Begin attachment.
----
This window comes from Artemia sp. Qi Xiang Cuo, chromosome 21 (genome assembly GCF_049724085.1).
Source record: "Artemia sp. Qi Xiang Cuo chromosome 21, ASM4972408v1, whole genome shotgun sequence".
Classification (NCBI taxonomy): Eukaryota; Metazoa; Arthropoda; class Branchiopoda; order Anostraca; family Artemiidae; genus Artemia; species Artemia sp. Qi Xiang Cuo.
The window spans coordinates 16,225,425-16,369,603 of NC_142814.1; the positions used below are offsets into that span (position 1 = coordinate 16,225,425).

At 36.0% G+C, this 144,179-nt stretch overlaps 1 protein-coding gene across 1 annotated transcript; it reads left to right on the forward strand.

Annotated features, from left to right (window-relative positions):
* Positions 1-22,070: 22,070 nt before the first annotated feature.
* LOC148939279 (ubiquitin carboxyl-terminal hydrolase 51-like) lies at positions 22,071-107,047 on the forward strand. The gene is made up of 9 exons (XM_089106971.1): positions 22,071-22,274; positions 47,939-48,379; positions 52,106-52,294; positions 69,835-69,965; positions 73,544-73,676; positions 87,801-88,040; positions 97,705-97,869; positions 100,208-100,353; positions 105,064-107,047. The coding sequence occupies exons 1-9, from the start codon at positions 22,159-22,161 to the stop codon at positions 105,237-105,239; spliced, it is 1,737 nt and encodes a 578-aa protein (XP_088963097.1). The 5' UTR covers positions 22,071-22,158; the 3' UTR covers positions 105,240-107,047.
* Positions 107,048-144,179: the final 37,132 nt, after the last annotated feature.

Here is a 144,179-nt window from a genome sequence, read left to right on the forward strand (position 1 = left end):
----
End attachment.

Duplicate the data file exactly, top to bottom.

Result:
This window comes from Artemia sp. Qi Xiang Cuo, chromosome 21 (genome assembly GCF_049724085.1).
Source record: "Artemia sp. Qi Xiang Cuo chromosome 21, ASM4972408v1, whole genome shotgun sequence".
Classification (NCBI taxonomy): Eukaryota; Metazoa; Arthropoda; class Branchiopoda; order Anostraca; family Artemiidae; genus Artemia; species Artemia sp. Qi Xiang Cuo.
The window spans coordinates 16,225,425-16,369,603 of NC_142814.1; the positions used below are offsets into that span (position 1 = coordinate 16,225,425).

At 36.0% G+C, this 144,179-nt stretch overlaps 1 protein-coding gene across 1 annotated transcript; it reads left to right on the forward strand.

Annotated features, from left to right (window-relative positions):
* Positions 1-22,070: 22,070 nt before the first annotated feature.
* LOC148939279 (ubiquitin carboxyl-terminal hydrolase 51-like) lies at positions 22,071-107,047 on the forward strand. The gene is made up of 9 exons (XM_089106971.1): positions 22,071-22,274; positions 47,939-48,379; positions 52,106-52,294; positions 69,835-69,965; positions 73,544-73,676; positions 87,801-88,040; positions 97,705-97,869; positions 100,208-100,353; positions 105,064-107,047. The coding sequence occupies exons 1-9, from the start codon at positions 22,159-22,161 to the stop codon at positions 105,237-105,239; spliced, it is 1,737 nt and encodes a 578-aa protein (XP_088963097.1). The 5' UTR covers positions 22,071-22,158; the 3' UTR covers positions 105,240-107,047.
* Positions 107,048-144,179: the final 37,132 nt, after the last annotated feature.

Here is a 144,179-nt window from a genome sequence, read left to right on the forward strand (position 1 = left end):